Sudden Unexplained Infant Death Investigation
|SUID (Sudden Unexpected Infant Death also known as sudden unexplained infant death): is defined as the sudden
and unexpected death of an infant in which the manner and cause of death are not immediately obvious prior to investigation.
SIDS (Sudden Infant Death Syndrome): Is defined as the sudden death of an infant under one year of age which remains
unexplained after a thorough case investigation, including performance of a complete autopsy, examination of the death scene
and review of the clinical history. SIDS is a diagnosis of exclusion, assigned only once all known and possible causes of death
have been ruled out.
How are SUID and SIDS different? SUID can be caused by metabolic disorders, hypothermia or hyperthermia, neglect or
homicide, poisoning, or accidental suffocation. Some SUIDs are ruled SIDS, others are sleep-related deaths but ruled
Inaccurate classification of cause and manner of death hampers prevention efforts and researchers are unable to adequately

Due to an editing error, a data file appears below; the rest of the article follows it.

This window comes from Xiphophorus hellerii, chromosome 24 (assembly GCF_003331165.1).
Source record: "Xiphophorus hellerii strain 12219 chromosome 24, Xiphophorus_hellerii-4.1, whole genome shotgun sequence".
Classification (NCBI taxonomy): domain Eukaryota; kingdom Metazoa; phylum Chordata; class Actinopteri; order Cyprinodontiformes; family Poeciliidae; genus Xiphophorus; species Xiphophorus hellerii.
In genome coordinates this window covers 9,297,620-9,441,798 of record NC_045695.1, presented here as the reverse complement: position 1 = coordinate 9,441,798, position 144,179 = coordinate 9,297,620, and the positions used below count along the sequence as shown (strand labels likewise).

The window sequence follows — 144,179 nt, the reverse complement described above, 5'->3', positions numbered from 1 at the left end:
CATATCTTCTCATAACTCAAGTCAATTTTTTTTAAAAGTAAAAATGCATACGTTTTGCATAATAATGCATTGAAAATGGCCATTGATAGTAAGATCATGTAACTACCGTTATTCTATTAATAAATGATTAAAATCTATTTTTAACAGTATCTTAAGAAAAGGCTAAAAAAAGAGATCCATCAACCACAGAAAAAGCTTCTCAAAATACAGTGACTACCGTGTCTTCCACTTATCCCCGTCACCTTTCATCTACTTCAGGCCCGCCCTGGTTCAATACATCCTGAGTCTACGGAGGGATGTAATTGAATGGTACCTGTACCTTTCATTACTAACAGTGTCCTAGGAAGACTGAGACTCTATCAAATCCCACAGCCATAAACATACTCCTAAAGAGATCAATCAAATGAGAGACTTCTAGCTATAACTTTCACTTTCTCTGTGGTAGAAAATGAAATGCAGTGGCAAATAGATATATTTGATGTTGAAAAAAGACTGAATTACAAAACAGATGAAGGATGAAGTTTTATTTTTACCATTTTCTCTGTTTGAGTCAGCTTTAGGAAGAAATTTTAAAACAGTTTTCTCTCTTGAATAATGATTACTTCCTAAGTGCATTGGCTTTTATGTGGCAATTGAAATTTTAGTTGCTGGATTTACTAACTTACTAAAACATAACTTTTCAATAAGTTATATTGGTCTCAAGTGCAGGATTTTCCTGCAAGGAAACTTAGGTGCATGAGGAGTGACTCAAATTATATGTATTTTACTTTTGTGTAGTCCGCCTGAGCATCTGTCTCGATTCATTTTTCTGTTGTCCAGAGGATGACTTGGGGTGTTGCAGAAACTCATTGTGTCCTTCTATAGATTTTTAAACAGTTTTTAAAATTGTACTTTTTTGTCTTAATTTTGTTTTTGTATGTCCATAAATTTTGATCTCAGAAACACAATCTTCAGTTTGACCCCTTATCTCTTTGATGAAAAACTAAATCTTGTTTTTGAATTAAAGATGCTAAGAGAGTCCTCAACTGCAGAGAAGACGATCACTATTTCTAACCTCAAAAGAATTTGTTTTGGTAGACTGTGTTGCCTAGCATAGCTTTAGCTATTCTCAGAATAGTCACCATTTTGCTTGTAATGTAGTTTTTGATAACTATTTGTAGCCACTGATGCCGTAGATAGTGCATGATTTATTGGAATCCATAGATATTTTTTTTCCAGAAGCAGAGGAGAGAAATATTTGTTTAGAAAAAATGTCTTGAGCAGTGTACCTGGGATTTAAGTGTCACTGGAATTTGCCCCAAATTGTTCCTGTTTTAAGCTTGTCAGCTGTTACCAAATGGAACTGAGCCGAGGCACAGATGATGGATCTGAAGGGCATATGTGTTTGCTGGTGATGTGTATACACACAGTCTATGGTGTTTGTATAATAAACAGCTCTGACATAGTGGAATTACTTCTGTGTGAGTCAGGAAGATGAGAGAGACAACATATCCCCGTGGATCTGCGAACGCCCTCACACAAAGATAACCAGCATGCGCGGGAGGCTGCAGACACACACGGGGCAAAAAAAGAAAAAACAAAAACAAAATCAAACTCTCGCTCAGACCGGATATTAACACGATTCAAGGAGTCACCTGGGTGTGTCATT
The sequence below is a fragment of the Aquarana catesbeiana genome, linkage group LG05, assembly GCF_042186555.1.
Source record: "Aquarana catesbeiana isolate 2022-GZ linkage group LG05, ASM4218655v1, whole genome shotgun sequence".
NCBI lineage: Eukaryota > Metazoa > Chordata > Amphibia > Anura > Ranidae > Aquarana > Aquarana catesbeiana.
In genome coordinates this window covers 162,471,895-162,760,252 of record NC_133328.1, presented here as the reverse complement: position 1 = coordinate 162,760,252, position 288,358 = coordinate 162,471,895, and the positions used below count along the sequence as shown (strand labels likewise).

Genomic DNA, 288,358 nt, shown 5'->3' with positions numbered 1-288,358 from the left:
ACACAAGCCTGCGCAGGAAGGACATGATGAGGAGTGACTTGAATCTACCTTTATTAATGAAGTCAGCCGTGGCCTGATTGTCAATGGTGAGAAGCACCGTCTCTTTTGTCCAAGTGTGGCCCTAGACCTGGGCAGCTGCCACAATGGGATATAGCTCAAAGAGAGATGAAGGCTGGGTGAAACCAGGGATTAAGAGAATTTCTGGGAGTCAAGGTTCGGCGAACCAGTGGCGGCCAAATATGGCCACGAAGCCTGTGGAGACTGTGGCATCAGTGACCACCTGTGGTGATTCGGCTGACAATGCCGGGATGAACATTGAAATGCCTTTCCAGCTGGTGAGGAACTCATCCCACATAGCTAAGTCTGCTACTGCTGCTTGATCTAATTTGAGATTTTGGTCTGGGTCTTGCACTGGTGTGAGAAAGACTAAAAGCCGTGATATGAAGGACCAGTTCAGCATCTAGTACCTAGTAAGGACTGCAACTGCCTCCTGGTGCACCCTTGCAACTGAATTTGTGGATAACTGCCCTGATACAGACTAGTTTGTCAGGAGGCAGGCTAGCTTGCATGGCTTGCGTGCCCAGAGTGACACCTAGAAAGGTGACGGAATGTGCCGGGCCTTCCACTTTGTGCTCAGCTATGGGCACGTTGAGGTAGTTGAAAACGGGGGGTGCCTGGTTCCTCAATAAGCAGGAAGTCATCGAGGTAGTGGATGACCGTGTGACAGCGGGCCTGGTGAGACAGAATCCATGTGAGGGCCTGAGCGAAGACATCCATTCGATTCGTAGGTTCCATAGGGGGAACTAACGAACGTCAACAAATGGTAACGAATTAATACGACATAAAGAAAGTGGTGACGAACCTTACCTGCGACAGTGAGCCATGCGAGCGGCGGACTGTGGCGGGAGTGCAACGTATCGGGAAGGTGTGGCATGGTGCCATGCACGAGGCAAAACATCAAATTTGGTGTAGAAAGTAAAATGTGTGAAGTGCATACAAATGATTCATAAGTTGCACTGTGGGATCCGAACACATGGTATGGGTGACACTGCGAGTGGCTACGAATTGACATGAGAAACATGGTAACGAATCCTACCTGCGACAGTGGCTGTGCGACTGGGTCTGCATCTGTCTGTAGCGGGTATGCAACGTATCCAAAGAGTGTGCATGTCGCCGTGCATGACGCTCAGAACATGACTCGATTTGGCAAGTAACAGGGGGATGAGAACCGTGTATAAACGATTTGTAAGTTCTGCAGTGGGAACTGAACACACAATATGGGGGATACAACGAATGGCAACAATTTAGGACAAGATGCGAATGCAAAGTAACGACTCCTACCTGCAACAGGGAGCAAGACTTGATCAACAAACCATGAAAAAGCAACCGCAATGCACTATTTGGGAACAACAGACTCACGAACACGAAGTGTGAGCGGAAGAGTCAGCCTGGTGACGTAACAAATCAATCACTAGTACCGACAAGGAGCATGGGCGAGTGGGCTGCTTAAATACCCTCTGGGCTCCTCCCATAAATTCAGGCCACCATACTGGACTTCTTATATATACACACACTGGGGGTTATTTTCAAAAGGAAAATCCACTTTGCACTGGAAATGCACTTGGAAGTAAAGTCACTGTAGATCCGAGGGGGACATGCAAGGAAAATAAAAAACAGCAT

monitor national trends, identify risk factors, or evaluate intervention programs. We need valid and reliable data to support
research and prevention efforts if we want to reduce these infant deaths.
In 2003, CDC began leading the effort to revise the 1996 Sudden Unexplained Infant Death (SUID) Reporting Form and
Guidelines for the scene investigation, as well as actively educating and disseminating training materials on infant death scene
investigations to improve inaccurate classification of SUID in the United States. In 2004, CDC's Division of Reproductive Health
(DRH) and its partners implemented additional activities aimed at improving the accuracy and consistency of the reporting and
classification of SUID deaths. These activities included a planned effort to disseminate and promote the use of SUID
investigations tools and materials, and the development of a SUID case registry.
The Sudden Unexplained Infant Death Investigation (SUIDI) goals are to--
* Standardize and improve data collected at infant death scenes.
* Promote consistent diagnosis and reporting of cause and manner of death for SUID cases.
* Prevent SUIDs by using improved data to monitor trends and identify those at risk.
* Improve national reporting of SUID.
Training is available for infant death responders and other community professionals in Kansas. Contact the SIDS Network at
email@example.com for more information.
|The SIDS Network of Kansas, Inc. 1148 S. Hillside, Suite 10 Wichita, KS 67211
Toll free: 1-866-399-7437 Ph: (316) 682-1301 Fax: (316) 682-1274
Web site: www.sidsks.org E-mail: firstname.lastname@example.org